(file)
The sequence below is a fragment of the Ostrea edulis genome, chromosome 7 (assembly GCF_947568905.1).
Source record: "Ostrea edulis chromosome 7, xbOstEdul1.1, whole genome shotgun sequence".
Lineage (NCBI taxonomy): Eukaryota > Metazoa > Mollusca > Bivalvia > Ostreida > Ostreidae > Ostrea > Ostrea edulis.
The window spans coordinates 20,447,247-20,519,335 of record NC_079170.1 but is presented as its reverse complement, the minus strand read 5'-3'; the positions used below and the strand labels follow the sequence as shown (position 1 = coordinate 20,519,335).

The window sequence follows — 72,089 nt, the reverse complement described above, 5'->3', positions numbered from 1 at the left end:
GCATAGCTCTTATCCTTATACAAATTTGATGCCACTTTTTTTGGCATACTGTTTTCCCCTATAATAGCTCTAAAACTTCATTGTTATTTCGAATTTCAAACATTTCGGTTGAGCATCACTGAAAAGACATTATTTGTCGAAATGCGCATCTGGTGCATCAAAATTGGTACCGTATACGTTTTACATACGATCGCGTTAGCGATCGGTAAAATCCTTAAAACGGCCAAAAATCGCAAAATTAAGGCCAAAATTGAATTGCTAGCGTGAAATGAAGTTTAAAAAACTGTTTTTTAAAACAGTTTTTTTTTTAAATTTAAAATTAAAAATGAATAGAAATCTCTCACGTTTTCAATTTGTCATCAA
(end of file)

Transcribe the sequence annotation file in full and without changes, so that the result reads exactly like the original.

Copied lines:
The sequence below is a fragment of the Ostrea edulis genome, chromosome 7 (assembly GCF_947568905.1).
Source record: "Ostrea edulis chromosome 7, xbOstEdul1.1, whole genome shotgun sequence".
Lineage (NCBI taxonomy): Eukaryota > Metazoa > Mollusca > Bivalvia > Ostreida > Ostreidae > Ostrea > Ostrea edulis.
The window spans coordinates 20,447,247-20,519,335 of record NC_079170.1 but is presented as its reverse complement, the minus strand read 5'-3'; the positions used below and the strand labels follow the sequence as shown (position 1 = coordinate 20,519,335).

The window sequence follows — 72,089 nt, the reverse complement described above, 5'->3', positions numbered from 1 at the left end:
GCATAGCTCTTATCCTTATACAAATTTGATGCCACTTTTTTTGGCATACTGTTTTCCCCTATAATAGCTCTAAAACTTCATTGTTATTTCGAATTTCAAACATTTCGGTTGAGCATCACTGAAAAGACATTATTTGTCGAAATGCGCATCTGGTGCATCAAAATTGGTACCGTATACGTTTTACATACGATCGCGTTAGCGATCGGTAAAATCCTTAAAACGGCCAAAAATCGCAAAATTAAGGCCAAAATTGAATTGCTAGCGTGAAATGAAGTTTAAAAAACTGTTTTTTAAAACAGTTTTTTTTTTAAATTTAAAATTAAAAATGAATAGAAATCTCTCACGTTTTCAATTTGTCATCAA